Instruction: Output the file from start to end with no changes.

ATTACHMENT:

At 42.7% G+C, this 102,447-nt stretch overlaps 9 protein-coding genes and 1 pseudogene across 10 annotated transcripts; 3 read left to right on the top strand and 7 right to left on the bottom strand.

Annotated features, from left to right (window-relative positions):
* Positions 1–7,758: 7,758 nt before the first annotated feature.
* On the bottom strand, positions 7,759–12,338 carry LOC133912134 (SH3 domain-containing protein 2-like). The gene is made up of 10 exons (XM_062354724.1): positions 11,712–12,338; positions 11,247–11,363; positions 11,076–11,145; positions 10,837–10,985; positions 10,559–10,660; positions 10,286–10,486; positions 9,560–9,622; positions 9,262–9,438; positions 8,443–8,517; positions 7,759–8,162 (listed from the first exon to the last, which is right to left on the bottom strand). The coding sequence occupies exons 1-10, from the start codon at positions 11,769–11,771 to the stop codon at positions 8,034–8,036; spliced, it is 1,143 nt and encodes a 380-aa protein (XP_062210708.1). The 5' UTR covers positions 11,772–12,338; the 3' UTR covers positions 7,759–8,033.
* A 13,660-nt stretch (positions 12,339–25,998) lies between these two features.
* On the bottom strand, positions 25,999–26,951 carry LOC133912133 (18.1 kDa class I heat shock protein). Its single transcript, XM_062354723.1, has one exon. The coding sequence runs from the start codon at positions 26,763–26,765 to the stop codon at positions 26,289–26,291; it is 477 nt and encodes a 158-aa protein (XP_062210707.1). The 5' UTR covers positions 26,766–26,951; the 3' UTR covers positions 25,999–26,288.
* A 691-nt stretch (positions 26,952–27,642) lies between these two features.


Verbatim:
At 42.7% G+C, this 102,447-nt stretch overlaps 9 protein-coding genes and 1 pseudogene across 10 annotated transcripts; 3 read left to right on the top strand and 7 right to left on the bottom strand.

Annotated features, from left to right (window-relative positions):
* Positions 1–7,758: 7,758 nt before the first annotated feature.
* On the bottom strand, positions 7,759–12,338 carry LOC133912134 (SH3 domain-containing protein 2-like). The gene is made up of 10 exons (XM_062354724.1): positions 11,712–12,338; positions 11,247–11,363; positions 11,076–11,145; positions 10,837–10,985; positions 10,559–10,660; positions 10,286–10,486; positions 9,560–9,622; positions 9,262–9,438; positions 8,443–8,517; positions 7,759–8,162 (listed from the first exon to the last, which is right to left on the bottom strand). The coding sequence occupies exons 1-10, from the start codon at positions 11,769–11,771 to the stop codon at positions 8,034–8,036; spliced, it is 1,143 nt and encodes a 380-aa protein (XP_062210708.1). The 5' UTR covers positions 11,772–12,338; the 3' UTR covers positions 7,759–8,033.
* A 13,660-nt stretch (positions 12,339–25,998) lies between these two features.
* On the bottom strand, positions 25,999–26,951 carry LOC133912133 (18.1 kDa class I heat shock protein). Its single transcript, XM_062354723.1, has one exon. The coding sequence runs from the start codon at positions 26,763–26,765 to the stop codon at positions 26,289–26,291; it is 477 nt and encodes a 158-aa protein (XP_062210707.1). The 5' UTR covers positions 26,766–26,951; the 3' UTR covers positions 25,999–26,288.
* A 691-nt stretch (positions 26,952–27,642) lies between these two features.